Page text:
Rights expressions can become complex quite quickly. Because of that, they are also modeled to understand the relationships within the rights expressions. This has been evidenced in the Open Digital Rights Language [ODRL] and a paper by Carl A. Gunter et al. [GUNTER].
As shown in Figure 4, Rights expressions should consist of:
For example, a Rights expression may say that a particular video can by played (i.e., a usage permission) for a maximum of 10 times (i.e., a count constraint) in any semester (i.e., a time constraint) for a $10 fee (i.e., an obligation to pay). Each time the video is played, John, Mary, and Sue (the rights holders) receive a percentage of the fee. Usually, if a right is not explicit in an expression, it means that the right has not been granted. This is a critical assumption made by Rights languages and should be made clear to all Users.
For an example of a rights language, see the Open Digital Rights Language [ODRL]. ODRL lists the many potential terms for permissions, constraints, and obligations as well as the rights holder agreements. As such terms may vary across sectors, rights languages should be modeled to allow the terms to be managed via a Data Dictionary and expressed via the language.
4. Example of DRM Implementation
Second generation DRM software is now providing some of the Architectures described in this article in deployed solutions. A typical example from the E-book sector is the OzAuthors online ebook store [OZAUTHORS]. OzAuthors is a service provided by the Australian Society of Authors in a joint venture with IPR Systems. Their goal is to provide an easy way for Society members (including Authors and Publishers) to provide their content (ebooks) to the market place at low cost and with maximum royalties to content owners.
Figure 5 shows the OzAuthors' interface for the specification of Rights information. In this example, the "Usage Rights and Pricing" allows the content provider to specify �Read� and/or �Print� permissions, pricing, and security options for the ebook. Additionally, a number of pages can be specified as a free preview. The second part of the interface allows the content provider to specify all the rights holders, their roles, and their percentage of the royalty split. Each time the ebook is sold, the rights holders will automatically receive the indicated amount.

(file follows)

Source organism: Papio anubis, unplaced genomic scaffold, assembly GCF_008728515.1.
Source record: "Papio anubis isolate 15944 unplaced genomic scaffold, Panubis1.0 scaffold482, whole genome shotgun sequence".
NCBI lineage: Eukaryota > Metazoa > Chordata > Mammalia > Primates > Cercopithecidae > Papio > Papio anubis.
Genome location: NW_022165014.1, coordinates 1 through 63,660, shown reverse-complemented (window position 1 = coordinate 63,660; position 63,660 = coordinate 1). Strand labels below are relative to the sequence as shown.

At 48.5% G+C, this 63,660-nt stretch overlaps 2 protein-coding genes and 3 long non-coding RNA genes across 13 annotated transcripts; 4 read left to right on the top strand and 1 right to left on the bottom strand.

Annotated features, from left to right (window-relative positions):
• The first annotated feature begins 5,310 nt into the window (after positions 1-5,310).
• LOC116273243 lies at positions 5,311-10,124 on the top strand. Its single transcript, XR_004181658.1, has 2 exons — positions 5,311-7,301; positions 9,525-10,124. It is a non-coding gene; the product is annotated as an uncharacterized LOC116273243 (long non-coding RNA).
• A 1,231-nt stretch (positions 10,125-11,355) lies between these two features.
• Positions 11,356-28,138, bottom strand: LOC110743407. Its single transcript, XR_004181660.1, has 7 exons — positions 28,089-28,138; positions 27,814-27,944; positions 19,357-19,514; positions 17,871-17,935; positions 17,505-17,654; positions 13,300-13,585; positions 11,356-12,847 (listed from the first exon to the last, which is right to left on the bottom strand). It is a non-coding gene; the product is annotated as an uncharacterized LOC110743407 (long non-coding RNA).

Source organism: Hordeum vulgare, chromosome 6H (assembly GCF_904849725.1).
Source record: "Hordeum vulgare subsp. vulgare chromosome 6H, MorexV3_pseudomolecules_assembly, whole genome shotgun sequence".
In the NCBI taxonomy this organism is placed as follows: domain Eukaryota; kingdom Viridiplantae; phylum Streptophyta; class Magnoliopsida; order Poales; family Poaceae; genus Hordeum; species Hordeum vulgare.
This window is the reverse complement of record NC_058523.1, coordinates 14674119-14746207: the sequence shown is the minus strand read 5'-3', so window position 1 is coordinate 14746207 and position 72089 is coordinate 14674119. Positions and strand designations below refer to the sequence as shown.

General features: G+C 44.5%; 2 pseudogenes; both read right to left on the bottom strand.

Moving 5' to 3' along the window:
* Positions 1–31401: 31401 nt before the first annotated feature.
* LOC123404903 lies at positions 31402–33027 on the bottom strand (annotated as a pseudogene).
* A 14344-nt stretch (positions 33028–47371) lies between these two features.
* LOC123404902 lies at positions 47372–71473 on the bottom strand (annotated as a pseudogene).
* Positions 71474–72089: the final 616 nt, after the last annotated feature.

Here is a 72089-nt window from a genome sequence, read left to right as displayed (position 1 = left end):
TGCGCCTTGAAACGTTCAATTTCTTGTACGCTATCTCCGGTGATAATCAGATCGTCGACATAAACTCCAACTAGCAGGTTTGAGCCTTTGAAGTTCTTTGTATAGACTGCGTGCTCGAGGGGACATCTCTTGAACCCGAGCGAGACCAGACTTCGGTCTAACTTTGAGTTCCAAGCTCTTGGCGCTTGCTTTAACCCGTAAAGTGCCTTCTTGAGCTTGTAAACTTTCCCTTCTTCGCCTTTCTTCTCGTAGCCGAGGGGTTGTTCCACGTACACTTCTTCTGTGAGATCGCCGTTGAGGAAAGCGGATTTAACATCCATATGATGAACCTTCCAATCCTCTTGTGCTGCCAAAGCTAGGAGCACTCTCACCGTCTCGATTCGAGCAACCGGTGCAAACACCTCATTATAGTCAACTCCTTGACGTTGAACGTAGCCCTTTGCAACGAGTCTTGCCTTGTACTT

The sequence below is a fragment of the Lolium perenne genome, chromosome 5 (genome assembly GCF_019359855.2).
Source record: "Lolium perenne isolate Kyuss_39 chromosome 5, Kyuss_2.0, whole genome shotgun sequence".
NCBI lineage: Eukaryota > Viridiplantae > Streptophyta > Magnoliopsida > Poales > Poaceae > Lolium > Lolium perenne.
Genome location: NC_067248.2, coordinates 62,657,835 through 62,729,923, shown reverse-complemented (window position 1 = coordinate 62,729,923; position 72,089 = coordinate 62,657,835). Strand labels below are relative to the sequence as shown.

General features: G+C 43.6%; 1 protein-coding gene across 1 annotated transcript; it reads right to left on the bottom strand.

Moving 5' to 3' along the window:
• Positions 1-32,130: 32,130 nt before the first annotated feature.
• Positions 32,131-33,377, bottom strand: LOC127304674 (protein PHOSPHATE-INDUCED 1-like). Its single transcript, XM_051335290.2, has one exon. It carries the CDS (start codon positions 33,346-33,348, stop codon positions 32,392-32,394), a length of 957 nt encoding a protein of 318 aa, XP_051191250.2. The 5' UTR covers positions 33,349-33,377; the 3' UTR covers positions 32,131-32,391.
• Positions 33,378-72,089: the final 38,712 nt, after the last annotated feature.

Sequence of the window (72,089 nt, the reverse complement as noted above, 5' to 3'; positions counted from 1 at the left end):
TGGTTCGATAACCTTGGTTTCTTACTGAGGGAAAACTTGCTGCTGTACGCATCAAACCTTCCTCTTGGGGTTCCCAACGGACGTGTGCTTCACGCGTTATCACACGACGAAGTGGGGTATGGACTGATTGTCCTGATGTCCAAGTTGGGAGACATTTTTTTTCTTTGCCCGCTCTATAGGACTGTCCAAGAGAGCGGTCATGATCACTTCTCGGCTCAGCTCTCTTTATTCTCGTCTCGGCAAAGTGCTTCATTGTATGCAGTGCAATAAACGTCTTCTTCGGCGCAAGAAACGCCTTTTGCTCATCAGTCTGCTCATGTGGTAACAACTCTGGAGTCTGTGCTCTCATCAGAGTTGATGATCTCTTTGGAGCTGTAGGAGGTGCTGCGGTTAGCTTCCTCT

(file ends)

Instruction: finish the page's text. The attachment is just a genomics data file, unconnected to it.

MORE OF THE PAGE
All of this information is encoded in XML using the ODRL rights language. This encoding will enable the exchange of information with other ebook vendors who support the same language semantics, and will set the stage for complete and automatic interoperability.
DRM standardization is now occurring in a number of open organizations. The OpenEBook Forum [OEBF] and the MPEG group [MPEG] are leading the charge for the ebook and multimedia sectors. The Internet Engineering Task Force [IETF] has also commenced work on lower level DRM issues, and the World Wide Web Consortium [W3C] held a DRM workshop recently. Their work will be important for the entire DRM sector, and it is also important that all communities be heard during these standardization processes in industry and sector-neutral standards organizations.
Digital Rights Management is emerging as a formidable new challenge, and it is essential for DRM systems to provide interoperable services. Solutions to DRM challenges will enable untold amounts of new content to be made available in safe, open, and trusted environments. Industry and users are now demanding that standards be developed to allow interoperability so as not to force content owners and managers to encode their works in proprietary formats or systems. The Architectures presented in this article are fundamental to that interoperability and openness.
[DOI] Digital Object Identifier
[EBX] Electronic Book Exchange Working Group
[ERICKSON] "Information Objects and Rights Management", John S. Erickson, D-Lib Magazine, April 2001 Volume 7 Number 4
[GUNTER] Models and Languages for Digital Rights, Carl A. Gunter, Stephen T. Weeks, and Andrew Wright. InterTrust Star Lab Technical Report STAR-TR-01-04, March, 2001
[HOFMEISTER] Applied Software Architectures. C Hofmeister, R Nord, & D Soni. Addison-Wesley, 2000.
[IETF] IETF Internet DRM Working Group
[IFLA] Functional Requirements for Bibliographic Records, IFLA Study Group on the Functional Requirements for Bibliographic Records, (Approved September 1997) K . G. Saur München, 1998.
[IMS] IMS Learning Resource Meta-data Information Model (Version 1.1)
[INDECS] Interoperability of data in e-commerce systems
[ISTC] ISO International Standard Textual Work Code
[MARC] MARC Code List for Relators
[MPEG] ISO/IEC Moving Picture Experts Group
[ODRL] Open Digital Rights Language
[OEBF] OpenEBook Forum
[ONIX] EDItEUR ONIX International Standard
[OZAUTHORS] OzAuthors Online Ebook Store
[URI] Uniform Resource Identifiers (URI): Generic Syntax, IETF RFC2396
[VCARD] RFC 2426 vCard Profile
[W3C] Digital Rights Management Workshop
Copyright 2001 Renato Iannella